Attorney Jonathan Milling is set to be the newest member of the Richland School District One board of trustees.
Milling scored a resounding victory in a rare New Year's Eve special election for an at-large seat on the board. Milling notched 5,616 votes, followed by Ashlye Wilkerson (1,961 votes), Johnny Ray Noble (1,174), Lady June Cole (390) and Michelle Drayton (250).
The at-large seat came open following the October resignation of former board member Darrell Black, who took a job in another state. State law says that an election for the seat had to take place 13 weeks after that resignation. That 13-week date was actually Dec. 24, but the county bumped the special election a week to Dec. 31, because Dec. 24 was a state holiday.
The New Year's Eve election was the first in South Carolina in 17 years. South Carolina Ethics Commission officials say the last time it happened was on Dec. 31, 2002, when the small towns of Monetta and Olar had elections.
Milling tells Free Times he was pleased to come away with the victory.
"Obviously I'm excited about it," Milling says. "I think that it shows that our community was recognizing that we can do better and should do better for our children's education. It's not just about graduation rates. It's about preparing them for our future. I was really the main candidate talking about transparency and accountability, and that seemed to resonate with a lot of voters in our community.
"I think that was demonstrated in the voter turnout, which was higher than everybody expected it was going to be."
Voter turnout was at 7.47 percent, with 9,403 ballots cast out of 125,897 registered voters. While seemingly a small number, it was still a notable amount considering it was a one-race special election that happened on New Year's Eve.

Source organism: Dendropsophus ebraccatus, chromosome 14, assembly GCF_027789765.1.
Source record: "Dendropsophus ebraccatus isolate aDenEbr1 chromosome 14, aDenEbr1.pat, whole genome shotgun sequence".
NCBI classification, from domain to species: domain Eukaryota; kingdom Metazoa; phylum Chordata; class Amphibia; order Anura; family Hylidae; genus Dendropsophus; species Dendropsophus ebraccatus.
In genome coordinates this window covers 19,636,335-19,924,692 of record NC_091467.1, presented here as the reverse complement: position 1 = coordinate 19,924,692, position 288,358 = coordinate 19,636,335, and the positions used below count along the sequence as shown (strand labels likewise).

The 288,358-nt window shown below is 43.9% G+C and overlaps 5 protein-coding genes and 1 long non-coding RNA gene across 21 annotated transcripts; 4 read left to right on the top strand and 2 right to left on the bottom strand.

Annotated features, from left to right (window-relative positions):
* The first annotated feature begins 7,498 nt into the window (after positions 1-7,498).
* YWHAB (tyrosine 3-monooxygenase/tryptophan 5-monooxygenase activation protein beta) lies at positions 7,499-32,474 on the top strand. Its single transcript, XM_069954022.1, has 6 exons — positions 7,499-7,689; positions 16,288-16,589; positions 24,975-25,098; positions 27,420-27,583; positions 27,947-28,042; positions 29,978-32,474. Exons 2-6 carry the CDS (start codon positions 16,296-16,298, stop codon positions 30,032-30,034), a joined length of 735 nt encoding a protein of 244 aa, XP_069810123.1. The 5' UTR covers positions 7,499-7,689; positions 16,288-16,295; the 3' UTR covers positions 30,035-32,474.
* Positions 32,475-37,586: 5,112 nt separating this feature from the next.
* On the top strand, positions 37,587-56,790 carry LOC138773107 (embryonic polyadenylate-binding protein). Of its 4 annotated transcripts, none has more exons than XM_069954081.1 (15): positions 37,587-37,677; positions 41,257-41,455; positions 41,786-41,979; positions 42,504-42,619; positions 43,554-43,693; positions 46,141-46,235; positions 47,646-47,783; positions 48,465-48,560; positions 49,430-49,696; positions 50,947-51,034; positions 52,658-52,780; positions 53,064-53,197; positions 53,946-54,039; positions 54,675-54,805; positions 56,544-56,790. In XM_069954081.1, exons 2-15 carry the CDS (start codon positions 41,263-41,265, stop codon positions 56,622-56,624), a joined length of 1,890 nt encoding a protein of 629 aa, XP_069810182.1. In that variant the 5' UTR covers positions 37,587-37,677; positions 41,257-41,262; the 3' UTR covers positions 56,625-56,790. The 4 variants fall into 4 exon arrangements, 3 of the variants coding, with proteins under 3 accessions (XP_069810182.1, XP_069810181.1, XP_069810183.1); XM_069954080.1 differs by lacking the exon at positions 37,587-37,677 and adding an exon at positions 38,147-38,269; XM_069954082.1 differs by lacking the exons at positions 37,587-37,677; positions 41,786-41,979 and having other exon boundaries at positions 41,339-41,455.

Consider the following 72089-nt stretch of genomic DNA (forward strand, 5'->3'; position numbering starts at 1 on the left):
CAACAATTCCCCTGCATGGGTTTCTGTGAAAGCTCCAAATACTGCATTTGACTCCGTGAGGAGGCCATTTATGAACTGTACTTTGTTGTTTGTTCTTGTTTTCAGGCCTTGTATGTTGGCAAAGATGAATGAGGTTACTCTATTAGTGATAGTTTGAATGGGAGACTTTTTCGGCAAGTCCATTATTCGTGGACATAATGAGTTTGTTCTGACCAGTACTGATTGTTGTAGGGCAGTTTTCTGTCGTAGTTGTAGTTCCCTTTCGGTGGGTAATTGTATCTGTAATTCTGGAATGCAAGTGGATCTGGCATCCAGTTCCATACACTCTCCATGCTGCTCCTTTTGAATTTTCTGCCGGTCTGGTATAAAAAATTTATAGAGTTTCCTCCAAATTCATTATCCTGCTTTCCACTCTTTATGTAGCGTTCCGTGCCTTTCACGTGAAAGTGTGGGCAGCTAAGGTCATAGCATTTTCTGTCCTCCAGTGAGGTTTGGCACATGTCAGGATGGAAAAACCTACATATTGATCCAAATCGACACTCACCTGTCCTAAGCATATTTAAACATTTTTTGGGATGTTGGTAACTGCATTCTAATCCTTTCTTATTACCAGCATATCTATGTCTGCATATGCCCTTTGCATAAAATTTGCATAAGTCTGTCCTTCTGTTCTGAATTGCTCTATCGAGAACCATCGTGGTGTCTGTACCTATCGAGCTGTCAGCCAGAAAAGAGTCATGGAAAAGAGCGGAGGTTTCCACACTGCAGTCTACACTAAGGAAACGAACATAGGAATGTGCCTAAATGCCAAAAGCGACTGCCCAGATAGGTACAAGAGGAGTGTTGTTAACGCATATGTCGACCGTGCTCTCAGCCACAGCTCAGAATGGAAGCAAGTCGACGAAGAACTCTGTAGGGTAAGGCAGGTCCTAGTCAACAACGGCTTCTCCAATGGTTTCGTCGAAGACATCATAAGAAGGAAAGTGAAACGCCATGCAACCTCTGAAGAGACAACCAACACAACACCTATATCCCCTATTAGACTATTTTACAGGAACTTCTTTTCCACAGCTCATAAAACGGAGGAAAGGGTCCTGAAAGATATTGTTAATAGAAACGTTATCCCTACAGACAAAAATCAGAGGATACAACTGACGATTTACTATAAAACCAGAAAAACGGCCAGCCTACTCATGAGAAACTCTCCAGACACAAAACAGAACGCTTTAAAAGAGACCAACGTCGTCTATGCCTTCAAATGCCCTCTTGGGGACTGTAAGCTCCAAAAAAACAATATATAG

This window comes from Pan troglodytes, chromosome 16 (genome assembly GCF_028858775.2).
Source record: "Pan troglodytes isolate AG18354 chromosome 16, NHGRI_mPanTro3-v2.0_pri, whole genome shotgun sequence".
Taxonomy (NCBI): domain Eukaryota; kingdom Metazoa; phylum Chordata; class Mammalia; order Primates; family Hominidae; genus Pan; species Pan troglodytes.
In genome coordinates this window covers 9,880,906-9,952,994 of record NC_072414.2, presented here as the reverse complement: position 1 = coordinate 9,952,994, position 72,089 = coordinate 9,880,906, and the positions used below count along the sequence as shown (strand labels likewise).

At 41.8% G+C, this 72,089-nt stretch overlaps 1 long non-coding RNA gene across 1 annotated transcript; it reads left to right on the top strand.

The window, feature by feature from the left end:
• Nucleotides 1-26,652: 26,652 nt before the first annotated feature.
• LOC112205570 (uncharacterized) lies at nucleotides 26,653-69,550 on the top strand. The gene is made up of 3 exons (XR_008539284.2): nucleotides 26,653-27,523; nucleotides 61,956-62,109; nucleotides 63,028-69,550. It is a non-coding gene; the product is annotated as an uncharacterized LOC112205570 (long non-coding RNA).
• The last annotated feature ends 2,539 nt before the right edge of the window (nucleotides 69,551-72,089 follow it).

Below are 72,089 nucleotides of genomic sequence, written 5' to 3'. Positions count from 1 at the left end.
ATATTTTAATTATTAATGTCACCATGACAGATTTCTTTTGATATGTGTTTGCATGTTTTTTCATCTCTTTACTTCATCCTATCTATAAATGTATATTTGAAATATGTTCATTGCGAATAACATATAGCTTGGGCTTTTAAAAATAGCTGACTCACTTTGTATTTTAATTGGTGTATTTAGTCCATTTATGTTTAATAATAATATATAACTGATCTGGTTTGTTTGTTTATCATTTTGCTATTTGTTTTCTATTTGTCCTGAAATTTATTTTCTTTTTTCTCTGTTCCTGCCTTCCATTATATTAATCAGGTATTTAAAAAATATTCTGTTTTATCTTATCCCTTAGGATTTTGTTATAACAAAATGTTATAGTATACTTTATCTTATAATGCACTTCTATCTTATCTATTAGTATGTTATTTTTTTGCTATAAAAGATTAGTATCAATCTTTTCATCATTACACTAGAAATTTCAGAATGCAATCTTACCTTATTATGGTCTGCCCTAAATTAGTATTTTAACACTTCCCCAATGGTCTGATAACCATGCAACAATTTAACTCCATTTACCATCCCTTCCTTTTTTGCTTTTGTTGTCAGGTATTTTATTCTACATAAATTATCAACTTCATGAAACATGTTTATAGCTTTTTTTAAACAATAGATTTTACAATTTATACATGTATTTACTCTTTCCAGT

The strange date of the election caused a scramble for polling places and poll workers for the contest. Milling raised alarm in December when the county announced there could be as few as 43 polling places, rather than the customary 93. However, the county was able to restore some of those precincts, and ended up with more than 70 polling locations.
Milling said he ultimately didn't hear any serious complaints about the voting process on New Year's Eve.
"I am not aware of any problems or concerns regarding polling locations," he says. "On the day of, I didn't hear anything. I tried to get around to as many of the different precincts as I could and thank the poll workers, because they were the ones who sacrificed their New Year's Eve for this."
The attorney admitted he didn't think he would win by a landslide margin.
"I've never been in politics before, but that certainly was not something I was expecting," Milling says. "We had five people in this race. I would have been pleased winning, period. But, I think it speaks to how people received what my message was, and demanding better for our students. Now I've got to jump in there with both feet."
The election is set to be certified by the county election commission Friday morning.